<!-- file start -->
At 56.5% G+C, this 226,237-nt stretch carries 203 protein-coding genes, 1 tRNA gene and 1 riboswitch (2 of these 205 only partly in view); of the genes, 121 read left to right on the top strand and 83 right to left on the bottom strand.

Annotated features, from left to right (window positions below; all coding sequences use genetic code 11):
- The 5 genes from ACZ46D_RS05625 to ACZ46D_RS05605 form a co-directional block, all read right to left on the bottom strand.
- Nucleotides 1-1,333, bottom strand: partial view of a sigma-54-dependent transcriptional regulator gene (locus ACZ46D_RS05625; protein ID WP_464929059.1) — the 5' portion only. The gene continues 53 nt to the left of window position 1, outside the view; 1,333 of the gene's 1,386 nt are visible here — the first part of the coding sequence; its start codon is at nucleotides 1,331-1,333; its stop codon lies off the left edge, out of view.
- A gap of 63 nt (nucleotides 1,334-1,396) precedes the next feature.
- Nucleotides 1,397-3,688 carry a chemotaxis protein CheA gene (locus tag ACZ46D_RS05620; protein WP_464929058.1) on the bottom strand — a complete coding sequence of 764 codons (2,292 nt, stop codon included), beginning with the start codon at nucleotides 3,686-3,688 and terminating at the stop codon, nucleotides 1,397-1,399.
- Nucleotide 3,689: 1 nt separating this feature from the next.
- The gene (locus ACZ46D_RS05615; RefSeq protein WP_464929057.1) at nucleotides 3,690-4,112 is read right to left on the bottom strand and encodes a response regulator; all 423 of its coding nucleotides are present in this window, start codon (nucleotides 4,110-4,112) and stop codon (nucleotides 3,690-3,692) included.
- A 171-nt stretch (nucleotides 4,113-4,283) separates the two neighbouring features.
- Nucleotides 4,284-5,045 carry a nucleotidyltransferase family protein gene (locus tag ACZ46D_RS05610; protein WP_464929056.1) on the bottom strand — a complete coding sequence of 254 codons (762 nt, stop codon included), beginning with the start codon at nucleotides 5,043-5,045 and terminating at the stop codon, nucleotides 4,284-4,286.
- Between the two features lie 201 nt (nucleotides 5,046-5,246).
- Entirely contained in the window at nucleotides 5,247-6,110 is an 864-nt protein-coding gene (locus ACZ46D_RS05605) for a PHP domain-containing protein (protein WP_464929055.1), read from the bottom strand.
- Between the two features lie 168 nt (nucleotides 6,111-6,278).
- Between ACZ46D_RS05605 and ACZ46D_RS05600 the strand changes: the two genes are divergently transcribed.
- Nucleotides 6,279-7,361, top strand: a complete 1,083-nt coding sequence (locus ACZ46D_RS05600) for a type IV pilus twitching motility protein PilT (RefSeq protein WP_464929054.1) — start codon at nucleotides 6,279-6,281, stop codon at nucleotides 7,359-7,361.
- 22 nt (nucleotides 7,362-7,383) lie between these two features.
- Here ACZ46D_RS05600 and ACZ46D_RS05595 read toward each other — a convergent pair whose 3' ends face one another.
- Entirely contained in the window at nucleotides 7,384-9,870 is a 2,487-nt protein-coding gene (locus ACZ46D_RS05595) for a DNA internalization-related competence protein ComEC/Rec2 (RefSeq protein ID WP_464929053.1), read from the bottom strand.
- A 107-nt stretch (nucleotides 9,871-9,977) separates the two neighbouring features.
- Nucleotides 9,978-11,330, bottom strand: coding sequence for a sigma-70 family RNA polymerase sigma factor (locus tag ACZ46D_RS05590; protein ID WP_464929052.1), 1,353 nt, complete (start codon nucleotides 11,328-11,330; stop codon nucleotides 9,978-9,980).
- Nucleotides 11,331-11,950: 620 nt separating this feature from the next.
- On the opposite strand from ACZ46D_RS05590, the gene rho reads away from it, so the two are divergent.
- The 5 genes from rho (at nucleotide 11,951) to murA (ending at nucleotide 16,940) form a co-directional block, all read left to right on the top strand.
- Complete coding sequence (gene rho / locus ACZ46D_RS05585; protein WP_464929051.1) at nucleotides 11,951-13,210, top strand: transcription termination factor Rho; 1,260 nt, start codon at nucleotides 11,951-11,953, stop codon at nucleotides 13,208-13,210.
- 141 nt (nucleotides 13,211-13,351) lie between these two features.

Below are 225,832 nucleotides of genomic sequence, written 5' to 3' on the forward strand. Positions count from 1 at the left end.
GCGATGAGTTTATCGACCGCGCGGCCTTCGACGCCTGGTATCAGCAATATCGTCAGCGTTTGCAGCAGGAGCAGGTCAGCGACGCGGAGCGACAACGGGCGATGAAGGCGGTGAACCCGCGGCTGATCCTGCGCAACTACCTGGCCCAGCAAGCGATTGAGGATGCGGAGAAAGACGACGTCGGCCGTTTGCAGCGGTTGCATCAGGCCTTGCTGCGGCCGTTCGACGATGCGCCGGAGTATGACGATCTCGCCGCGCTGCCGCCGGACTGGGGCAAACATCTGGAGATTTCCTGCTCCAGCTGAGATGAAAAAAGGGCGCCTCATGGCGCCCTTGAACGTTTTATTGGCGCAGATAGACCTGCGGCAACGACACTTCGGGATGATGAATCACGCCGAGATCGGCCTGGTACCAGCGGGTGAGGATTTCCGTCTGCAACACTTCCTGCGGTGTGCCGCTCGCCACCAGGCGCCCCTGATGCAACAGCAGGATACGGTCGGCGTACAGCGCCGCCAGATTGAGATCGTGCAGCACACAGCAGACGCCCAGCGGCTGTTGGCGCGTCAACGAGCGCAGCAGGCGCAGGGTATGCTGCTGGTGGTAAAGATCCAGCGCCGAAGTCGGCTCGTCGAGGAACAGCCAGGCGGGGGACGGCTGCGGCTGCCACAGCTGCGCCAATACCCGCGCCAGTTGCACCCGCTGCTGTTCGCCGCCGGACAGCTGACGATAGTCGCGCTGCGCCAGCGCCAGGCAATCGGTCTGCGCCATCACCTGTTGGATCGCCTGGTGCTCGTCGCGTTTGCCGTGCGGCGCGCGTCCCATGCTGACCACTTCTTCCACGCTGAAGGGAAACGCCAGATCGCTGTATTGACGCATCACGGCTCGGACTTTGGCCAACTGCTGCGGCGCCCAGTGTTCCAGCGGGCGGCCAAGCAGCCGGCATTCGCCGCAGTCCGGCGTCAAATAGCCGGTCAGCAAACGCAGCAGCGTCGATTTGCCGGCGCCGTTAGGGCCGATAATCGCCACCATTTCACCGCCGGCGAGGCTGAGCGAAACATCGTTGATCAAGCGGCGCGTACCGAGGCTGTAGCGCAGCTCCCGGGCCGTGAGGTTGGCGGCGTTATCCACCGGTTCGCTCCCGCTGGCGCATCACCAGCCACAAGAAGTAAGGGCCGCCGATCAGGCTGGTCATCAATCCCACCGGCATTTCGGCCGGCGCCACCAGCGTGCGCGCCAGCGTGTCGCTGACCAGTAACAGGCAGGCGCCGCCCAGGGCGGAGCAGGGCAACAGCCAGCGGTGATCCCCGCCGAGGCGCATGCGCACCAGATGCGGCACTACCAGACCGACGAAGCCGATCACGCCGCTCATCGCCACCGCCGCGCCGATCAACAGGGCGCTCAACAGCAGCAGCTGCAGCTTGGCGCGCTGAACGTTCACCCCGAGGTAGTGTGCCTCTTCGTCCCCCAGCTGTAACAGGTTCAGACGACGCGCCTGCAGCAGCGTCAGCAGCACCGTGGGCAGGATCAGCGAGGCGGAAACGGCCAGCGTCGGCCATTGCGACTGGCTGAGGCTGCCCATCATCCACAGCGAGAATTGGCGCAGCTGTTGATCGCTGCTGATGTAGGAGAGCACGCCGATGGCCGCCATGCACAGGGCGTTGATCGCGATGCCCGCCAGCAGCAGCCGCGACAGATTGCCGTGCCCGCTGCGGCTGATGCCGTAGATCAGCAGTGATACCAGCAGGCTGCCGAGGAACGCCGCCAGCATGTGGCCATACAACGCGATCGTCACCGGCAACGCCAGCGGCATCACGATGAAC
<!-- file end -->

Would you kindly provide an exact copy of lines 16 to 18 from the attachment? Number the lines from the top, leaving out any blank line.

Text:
- 22 nt (nucleotides 7,362-7,383) lie between these two features.
- Here ACZ46D_RS05600 and ACZ46D_RS05595 read toward each other — a convergent pair whose 3' ends face one another.
- Entirely contained in the window at nucleotides 7,384-9,870 is a 2,487-nt protein-coding gene (locus ACZ46D_RS05595) for a DNA internalization-related competence protein ComEC/Rec2 (RefSeq protein ID WP_464929053.1), read from the bottom strand.